UNICEF and WHO are urging the government and partners in Indonesia to support mothers with early, exclusive and continued breastfeeding amid a decline in breastfeeding rates during the COVID-19 pandemic. This is as World Breastfeeding Week begins today
According to data from the 2021 National Basic Health Research Survey (RISKESDAS), 52.5 per cent – or only half of 2.3 million infants of less than six months of age – are exclusively breastfed in Indonesia, representing a 12 per cent decline from 2019. The early initiation of breastfeeding rate also decreased from 58.2 per cent in 2019 to 48.6 per cent in 2021.
Early and exclusive breastfeeding is crucial to child survival and protects children against childhood malnutrition as well as many common and life-threatening illnesses such as diarrhoea and pneumonia.
Growing evidence shows that breastfed children perform better on intelligence tests, are less likely to be obese or overweight, and are less prone to diabetes later in life. Increasing breastfeeding globally could save more than 820 000 children each year and prevent an additional 20 000 cases of breast cancer in women annually.
Breastfeeding is even more critical now as the impact of the COVID-19 pandemic has strained the health system in Indonesia, making counseling and skilled lactation support far less accessible.
A national survey by the Ministry of Health with support from UNICEF in 2021 found that less than 50 per cent of mothers and caregivers of children under the age of two received breastfeeding counseling during the pandemic. The situation has been worsened by ongoing practices of inappropriate marketing of breast milk substitutes.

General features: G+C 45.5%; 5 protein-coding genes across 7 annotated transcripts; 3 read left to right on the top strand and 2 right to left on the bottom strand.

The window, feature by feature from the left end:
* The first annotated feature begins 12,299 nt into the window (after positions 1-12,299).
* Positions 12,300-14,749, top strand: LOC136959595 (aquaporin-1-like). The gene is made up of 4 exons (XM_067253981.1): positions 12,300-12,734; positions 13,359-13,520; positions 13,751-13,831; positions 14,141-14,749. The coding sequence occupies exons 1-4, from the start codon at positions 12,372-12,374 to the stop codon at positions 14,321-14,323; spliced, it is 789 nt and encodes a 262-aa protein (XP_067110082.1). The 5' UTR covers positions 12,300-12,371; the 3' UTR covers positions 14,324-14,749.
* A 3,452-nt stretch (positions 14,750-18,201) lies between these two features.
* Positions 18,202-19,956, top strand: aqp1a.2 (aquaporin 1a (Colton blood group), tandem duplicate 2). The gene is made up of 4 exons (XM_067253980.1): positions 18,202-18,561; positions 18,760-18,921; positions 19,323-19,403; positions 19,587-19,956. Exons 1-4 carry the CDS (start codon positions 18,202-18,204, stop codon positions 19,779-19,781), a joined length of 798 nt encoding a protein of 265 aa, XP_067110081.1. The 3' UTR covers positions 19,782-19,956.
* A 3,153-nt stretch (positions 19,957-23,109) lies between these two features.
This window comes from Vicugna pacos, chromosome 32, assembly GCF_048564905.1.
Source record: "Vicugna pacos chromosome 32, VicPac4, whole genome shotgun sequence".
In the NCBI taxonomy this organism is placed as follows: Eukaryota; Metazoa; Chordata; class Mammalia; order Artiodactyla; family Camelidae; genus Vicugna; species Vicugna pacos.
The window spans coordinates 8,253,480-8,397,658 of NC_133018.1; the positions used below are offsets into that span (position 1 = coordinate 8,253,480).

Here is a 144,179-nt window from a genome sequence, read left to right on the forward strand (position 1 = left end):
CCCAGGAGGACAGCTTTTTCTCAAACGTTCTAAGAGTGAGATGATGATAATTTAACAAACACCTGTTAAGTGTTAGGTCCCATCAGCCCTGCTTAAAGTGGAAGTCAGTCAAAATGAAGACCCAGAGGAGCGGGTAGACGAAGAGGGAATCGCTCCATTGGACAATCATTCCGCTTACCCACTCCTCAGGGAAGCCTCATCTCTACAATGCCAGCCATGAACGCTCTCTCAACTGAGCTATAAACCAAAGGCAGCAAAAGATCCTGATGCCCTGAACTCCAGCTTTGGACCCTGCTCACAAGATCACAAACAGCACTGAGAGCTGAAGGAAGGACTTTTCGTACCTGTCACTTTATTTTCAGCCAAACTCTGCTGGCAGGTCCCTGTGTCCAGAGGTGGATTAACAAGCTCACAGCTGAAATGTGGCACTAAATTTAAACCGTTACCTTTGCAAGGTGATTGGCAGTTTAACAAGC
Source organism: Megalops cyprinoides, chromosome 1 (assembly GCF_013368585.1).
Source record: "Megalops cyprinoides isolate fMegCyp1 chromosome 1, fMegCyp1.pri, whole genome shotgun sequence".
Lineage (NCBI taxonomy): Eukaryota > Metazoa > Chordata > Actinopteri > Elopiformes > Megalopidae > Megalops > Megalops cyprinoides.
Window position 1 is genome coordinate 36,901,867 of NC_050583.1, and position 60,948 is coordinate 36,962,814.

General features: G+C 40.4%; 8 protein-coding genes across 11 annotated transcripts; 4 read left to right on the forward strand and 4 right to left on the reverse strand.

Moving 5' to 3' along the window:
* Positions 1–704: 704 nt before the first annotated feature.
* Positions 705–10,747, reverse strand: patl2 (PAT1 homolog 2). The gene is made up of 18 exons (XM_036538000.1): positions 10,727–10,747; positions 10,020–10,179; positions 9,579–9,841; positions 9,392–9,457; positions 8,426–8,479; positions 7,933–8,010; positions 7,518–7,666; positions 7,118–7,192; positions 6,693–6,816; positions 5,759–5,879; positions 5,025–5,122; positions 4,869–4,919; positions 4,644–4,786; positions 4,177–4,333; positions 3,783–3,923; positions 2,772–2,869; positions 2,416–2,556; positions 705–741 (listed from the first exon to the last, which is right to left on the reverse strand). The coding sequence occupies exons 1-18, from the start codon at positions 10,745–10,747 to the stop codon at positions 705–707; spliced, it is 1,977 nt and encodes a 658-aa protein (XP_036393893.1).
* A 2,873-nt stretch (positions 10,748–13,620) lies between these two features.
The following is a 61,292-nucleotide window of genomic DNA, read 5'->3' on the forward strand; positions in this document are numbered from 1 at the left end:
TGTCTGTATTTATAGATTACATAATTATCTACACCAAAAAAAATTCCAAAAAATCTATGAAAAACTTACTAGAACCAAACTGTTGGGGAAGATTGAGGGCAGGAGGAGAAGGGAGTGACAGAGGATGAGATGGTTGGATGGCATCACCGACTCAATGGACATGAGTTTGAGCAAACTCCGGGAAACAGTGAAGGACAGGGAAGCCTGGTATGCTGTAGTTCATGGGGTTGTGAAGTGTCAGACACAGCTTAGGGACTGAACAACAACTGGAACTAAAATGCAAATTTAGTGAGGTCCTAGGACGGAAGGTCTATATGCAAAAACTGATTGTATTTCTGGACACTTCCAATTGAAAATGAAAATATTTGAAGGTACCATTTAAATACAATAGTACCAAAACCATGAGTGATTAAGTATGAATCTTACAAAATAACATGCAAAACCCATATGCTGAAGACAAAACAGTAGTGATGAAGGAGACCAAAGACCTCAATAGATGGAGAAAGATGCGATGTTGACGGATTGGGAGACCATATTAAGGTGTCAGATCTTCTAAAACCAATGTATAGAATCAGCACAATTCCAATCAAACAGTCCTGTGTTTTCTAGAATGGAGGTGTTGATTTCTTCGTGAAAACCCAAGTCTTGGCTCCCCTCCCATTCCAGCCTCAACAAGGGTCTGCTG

“Optimal breastfeeding practices are key to reduce stunting in children less than five years of age, to achieve the global and national target of reducing stunting by 40 per cent. Early initiation and continuation of exclusive breastfeeding for six months provides protection against gastrointestinal infections and necessary nutrients to prevent stunting,” said WHO Representative Dr N. Paranietharan.
“Continued breastfeeding after six months up to two years along with complimentary feeding is the most adequate and safest way to prevent growth faltering and ensure cognitive development in this critical phase of life,” he said.
“Breastfeeding is one of the most effective ways to safeguard child and maternal health and provides all children with the best start in life,” said Acting UNICEF Representative Robert Gass. “Amid the global pandemic, it is essential that all stakeholders continue to protect, promote and support breastfeeding, which is a proven life-saving strategy and the foundation for a healthy, smart and productive society.”
In line with this year’s theme for World Breastfeeding Week, Set Up for Breastfeeding: Educate and Support, WHO and UNICEF are calling for greater efforts from a range of stakeholders including government at national and sub-national level, policy makers across various sectors, media entities and communities – to support mothers to continue optimal breastfeeding practices and scale up investments needed to promote and protect breastfeeding. These include:
Making counseling available to all mothers and caregivers of children under the age of two through both face-to-face and digital platforms.
Revitalizing and scaling up the implementation of the Ten Steps to Successful Breastfeeding at all levels of the health system that provide maternity and newborn services.
Strengthening the implementation and monitoring of the International Code of Marketing of Breast milk Substitutes.
UNICEF and WHO remain committed to support the government in protecting, promoting and supporting optimum breastfeeding practices by sharing tools and resources to help adopt the Ten Steps to Successful Breastfeeding, strengthening the country’s capacity to scale up access to quality breastfeeding counseling services, and generating evidence to foster stronger measures against inappropriate marketing of breast-milk substitutes.
During the pandemic, UNICEF and WHO encourage mothers with suspected or confirmed COVID-19 and who are isolated at home to continue breastfeeding and practice skin-to-skin contact with necessary hygiene precautions during feeding. Mothers also need to be supported to continue breastfeeding if their infant or young child becomes sick with suspected or confirmed COVID-19 or any other illness.